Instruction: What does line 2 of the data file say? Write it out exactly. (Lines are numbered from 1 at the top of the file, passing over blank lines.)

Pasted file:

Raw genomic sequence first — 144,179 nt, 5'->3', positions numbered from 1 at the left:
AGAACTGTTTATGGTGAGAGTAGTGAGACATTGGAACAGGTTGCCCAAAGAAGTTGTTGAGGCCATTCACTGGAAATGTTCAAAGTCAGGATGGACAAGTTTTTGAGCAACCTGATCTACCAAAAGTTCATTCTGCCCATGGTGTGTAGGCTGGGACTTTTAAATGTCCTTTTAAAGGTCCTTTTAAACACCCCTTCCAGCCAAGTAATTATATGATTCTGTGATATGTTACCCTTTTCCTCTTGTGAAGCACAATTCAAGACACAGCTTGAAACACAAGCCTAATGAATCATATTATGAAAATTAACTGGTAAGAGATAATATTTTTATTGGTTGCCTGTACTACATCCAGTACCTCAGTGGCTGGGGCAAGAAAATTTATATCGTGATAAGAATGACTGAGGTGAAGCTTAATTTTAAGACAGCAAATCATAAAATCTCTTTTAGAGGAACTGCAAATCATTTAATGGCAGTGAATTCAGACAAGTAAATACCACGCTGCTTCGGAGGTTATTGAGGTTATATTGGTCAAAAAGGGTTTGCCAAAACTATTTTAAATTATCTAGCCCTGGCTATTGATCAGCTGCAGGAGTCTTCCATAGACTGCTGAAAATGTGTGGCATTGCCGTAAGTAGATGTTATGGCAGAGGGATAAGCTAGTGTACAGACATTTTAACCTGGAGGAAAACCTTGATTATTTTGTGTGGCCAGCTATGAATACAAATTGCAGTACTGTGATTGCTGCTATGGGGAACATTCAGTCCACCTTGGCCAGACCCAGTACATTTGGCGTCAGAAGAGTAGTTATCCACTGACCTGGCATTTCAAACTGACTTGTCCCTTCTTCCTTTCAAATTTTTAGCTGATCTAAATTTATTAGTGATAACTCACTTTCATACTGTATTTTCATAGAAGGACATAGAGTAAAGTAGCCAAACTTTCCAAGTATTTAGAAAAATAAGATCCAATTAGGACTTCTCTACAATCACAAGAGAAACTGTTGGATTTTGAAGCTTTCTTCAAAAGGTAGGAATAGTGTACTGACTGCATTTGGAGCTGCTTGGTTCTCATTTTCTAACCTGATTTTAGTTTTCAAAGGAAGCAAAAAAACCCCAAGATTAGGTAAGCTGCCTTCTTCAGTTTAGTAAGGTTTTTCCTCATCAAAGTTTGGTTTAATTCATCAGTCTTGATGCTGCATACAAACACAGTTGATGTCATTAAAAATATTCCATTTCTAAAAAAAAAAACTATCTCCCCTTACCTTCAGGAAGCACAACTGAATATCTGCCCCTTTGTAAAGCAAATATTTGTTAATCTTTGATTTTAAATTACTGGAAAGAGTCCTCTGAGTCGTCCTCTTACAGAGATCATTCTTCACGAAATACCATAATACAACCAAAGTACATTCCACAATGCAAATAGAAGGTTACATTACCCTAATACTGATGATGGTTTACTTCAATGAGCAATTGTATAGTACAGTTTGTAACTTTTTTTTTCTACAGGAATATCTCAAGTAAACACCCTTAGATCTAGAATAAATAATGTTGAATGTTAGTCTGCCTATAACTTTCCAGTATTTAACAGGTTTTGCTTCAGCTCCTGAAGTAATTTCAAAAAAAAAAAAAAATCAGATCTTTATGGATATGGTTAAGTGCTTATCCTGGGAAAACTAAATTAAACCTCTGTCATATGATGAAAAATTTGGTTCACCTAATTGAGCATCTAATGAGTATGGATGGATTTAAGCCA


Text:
AGAACTGTTTATGGTGAGAGTAGTGAGACATTGGAACAGGTTGCCCAAAGAAGTTGTTGAGGCCATTCACTGGAAATGTTCAAAGTCAGGATGGACAAGTTTTTGAGCAACCTGATCTACCAAAAGTTCATTCTGCCCATGGTGTGTAGGCTGGGACTTTTAAATGTCCTTTTAAAGGTCCTTTTAAACACCCCTTCCAGCCAAGTAATTATATGATTCTGTGATATGTTACCCTTTTCCTCTTGTGAAGCACAATTCAAGACACAGCTTGAAACACAAGCCTAATGAATCATATTATGAAAATTAACTGGTAAGAGATAATATTTTTATTGGTTGCCTGTACTACATCCAGTACCTCAGTGGCTGGGGCAAGAAAATTTATATCGTGATAAGAATGACTGAGGTGAAGCTTAATTTTAAGACAGCAAATCATAAAATCTCTTTTAGAGGAACTGCAAATCATTTAATGGCAGTGAATTCAGACAAGTAAATACCACGCTGCTTCGGAGGTTATTGAGGTTATATTGGTCAAAAAGGGTTTGCCAAAACTATTTTAAATTATCTAGCCCTGGCTATTGATCAGCTGCAGGAGTCTTCCATAGACTGCTGAAAATGTGTGGCATTGCCGTAAGTAGATGTTATGGCAGAGGGATAAGCTAGTGTACAGACATTTTAACCTGGAGGAAAACCTTGATTATTTTGTGTGGCCAGCTATGAATACAAATTGCAGTACTGTGATTGCTGCTATGGGGAACATTCAGTCCACCTTGGCCAGACCCAGTACATTTGGCGTCAGAAGAGTAGTTATCCACTGACCTGGCATTTCAAACTGACTTGTCCCTTCTTCCTTTCAAATTTTTAGCTGATCTAAATTTATTAGTGATAACTCACTTTCATACTGTATTTTCATAGAAGGACATAGAGTAAAGTAGCCAAACTTTCCAAGTATTTAGAAAAATAAGATCCAATTAGGACTTCTCTACAATCACAAGAGAAACTGTTGGATTTTGAAGCTTTCTTCAAAAGGTAGGAATAGTGTACTGACTGCATTTGGAGCTGCTTGGTTCTCATTTTCTAACCTGATTTTAGTTTTCAAAGGAAGCAAAAAAACCCCAAGATTAGGTAAGCTGCCTTCTTCAGTTTAGTAAGGTTTTTCCTCATCAAAGTTTGGTTTAATTCATCAGTCTTGATGCTGCATACAAACACAGTTGATGTCATTAAAAATATTCCATTTCTAAAAAAAAAAACTATCTCCCCTTACCTTCAGGAAGCACAACTGAATATCTGCCCCTTTGTAAAGCAAATATTTGTTAATCTTTGATTTTAAATTACTGGAAAGAGTCCTCTGAGTCGTCCTCTTACAGAGATCATTCTTCACGAAATACCATAATACAACCAAAGTACATTCCACAATGCAAATAGAAGGTTACATTACCCTAATACTGATGATGGTTTACTTCAATGAGCAATTGTATAGTACAGTTTGTAACTTTTTTTTTCTACAGGAATATCTCAAGTAAACACCCTTAGATCTAGAATAAATAATGTTGAATGTTAGTCTGCCTATAACTTTCCAGTATTTAACAGGTTTTGCTTCAGCTCCTGAAGTAATTTCAAAAAAAAAAAAAAATCAGATCTTTATGGATATGGTTAAGTGCTTATCCTGGGAAAACTAAATTAAACCTCTGTCATATGATGAAAAATTTGGTTCACCTAATTGAGCATCTAATGAGTATGGATGGATTTAAGCCA